Jack Dorsey, Twitter's executive director, used his prepared testimony to offer suggestions on how Congress could change Section 230 without restricting the online language.
"Without Section 230, platforms could potentially be held responsible for everything people say," he said. Businesses should instead be encouraged to be transparent about their moderation policies and give users a say in regulating the algorithms for their newsfeeds so they can appeal moderation decisions, he said.
Mr Dorsey also threw a slap on Facebook, warning of sweeping new regulations. This is because "comprehensive regulations can further solidify companies with large market shares and can easily afford to scale additional resources to meet requirements," he said. "Twitter doesn't have the same breadth of interwoven products or market sizes as our industry peers."
Sundar Pichai, CEO of Google and its parent company Alphabet, emphasized the usefulness and value of Google in his prepared comments. Google, which sued the Justice Department last week for anti-competitive and monopoly practices, is offering services like Search, Gmail, Maps and Google Photos "for free," Pichai said.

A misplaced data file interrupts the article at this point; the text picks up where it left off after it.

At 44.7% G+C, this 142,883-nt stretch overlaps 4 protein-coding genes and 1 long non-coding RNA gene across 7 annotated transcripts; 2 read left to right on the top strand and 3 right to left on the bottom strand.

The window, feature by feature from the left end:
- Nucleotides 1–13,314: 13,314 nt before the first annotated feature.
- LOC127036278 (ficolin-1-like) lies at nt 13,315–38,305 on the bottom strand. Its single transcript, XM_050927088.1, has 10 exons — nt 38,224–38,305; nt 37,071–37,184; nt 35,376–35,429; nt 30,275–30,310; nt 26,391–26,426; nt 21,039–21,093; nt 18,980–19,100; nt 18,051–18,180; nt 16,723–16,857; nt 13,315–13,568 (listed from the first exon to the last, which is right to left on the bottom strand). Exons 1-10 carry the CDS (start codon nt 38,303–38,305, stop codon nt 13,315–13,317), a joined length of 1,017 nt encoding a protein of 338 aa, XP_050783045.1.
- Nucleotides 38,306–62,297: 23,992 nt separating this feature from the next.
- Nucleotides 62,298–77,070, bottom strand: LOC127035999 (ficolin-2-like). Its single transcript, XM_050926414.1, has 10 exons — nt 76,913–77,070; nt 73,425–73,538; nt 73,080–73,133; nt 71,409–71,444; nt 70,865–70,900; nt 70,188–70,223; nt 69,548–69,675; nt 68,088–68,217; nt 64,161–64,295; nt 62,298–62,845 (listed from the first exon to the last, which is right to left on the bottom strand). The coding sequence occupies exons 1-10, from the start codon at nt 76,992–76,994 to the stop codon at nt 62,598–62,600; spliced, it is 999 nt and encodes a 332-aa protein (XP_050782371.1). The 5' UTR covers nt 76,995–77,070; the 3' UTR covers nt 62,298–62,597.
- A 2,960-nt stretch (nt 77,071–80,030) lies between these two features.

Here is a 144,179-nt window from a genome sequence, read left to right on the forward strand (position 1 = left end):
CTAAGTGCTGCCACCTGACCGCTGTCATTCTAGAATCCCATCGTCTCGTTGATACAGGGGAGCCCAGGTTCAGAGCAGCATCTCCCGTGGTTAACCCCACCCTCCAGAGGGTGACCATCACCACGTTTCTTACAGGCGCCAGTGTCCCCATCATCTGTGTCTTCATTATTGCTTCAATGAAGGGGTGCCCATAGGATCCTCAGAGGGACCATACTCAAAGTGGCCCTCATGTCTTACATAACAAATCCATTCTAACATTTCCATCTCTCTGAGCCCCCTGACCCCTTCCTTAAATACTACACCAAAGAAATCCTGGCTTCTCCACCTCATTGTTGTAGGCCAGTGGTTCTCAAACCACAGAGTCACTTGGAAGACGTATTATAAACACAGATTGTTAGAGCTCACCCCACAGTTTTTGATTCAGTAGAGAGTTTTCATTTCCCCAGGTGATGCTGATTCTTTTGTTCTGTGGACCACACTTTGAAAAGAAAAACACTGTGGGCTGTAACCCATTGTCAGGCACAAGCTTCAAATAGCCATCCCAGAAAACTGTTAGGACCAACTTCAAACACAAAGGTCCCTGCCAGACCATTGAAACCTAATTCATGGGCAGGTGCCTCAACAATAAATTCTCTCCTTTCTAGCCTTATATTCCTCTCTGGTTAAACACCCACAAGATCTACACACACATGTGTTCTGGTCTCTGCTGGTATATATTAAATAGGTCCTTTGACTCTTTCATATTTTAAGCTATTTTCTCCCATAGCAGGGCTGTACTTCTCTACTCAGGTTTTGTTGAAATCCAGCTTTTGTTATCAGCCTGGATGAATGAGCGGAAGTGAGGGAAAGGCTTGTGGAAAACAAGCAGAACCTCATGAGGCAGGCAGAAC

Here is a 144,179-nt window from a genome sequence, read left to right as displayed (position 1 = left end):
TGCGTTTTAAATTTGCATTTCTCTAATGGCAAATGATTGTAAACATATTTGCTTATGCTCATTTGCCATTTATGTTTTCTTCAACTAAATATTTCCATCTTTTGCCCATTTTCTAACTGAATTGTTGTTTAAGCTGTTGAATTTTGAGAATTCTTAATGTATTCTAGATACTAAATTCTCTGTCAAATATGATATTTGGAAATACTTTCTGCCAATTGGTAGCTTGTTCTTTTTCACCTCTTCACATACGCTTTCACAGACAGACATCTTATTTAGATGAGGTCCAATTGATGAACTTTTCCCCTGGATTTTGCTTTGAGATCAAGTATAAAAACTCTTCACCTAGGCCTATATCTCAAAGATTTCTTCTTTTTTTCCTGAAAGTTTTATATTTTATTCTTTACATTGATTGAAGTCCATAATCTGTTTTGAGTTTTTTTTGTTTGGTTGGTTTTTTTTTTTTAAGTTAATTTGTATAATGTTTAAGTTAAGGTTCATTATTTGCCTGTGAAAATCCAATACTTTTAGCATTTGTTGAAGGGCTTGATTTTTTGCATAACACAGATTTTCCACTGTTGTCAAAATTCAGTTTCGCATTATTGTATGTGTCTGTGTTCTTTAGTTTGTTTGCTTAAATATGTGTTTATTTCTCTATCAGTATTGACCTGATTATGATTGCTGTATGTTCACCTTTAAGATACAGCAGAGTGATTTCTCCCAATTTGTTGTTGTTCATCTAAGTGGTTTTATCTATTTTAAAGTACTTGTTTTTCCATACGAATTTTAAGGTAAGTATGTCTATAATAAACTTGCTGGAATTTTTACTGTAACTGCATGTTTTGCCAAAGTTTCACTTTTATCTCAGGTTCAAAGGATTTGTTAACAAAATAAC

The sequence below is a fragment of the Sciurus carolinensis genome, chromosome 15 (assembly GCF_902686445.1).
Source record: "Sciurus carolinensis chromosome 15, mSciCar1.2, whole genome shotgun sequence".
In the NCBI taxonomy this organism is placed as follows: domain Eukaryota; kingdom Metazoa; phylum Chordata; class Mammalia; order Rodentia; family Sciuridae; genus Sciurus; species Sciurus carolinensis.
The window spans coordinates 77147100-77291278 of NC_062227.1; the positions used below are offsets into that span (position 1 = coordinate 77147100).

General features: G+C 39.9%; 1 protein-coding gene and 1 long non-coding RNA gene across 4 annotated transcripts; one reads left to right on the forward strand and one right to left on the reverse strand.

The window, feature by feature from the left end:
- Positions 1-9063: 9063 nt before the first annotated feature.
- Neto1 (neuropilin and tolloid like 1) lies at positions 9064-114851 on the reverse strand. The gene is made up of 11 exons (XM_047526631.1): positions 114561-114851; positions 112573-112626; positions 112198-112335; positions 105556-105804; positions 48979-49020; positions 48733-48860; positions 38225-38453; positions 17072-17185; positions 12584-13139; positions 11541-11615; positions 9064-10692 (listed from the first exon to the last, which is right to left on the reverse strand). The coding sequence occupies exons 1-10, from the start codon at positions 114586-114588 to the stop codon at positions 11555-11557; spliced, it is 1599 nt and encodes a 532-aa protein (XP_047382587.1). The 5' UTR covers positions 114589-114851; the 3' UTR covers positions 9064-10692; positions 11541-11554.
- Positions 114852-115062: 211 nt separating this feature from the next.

Mr. Pichai left his defense from section 230 to the end of his prepared testimony and kept it short. He said Google and its video website YouTube could only "provide access to a wide range of information" because of a legal framework such as Section 230. He also reiterated that Google had approached its work without political bias.
"Otherwise it would run counter to our business interests and mission, forcing us to make information available to any type of person, regardless of where they live or what they believe," Pichai wrote.
Mark Zuckerberg, the executive director of Facebook, said in his prepared testimony that he supports Section 230. Without them, companies like him might have to censor more content to avoid legal risks.
But Mr. Zuckerberg also said that Section 230 needs significant changes "to ensure that it works as intended". He said that people across party lines have complained about how the law deals with content and that the government should legislate changes instead of relying on corporations to decide how to govern themselves.
"By updating the rules for the Internet, we can keep the best of it – the freedom for people to express themselves and for entrepreneurs to build new things – while protecting society from greater harm," Zuckerberg said.
Mike Masnick, editor of TechDirt blog and long-time tech policy chronicler, said that while large companies like Facebook could afford the cost of complying with more restrictive updates to Section 230, smaller competitors couldn't. Like Mr Dorsey, he argued that such changes would secure Facebook's dominant position in the market.
"Make no mistake: this is Mark Zuckerberg pulling up the innovation ladder that he has climbed behind him," Masnick wrote in a blog post on Tuesday.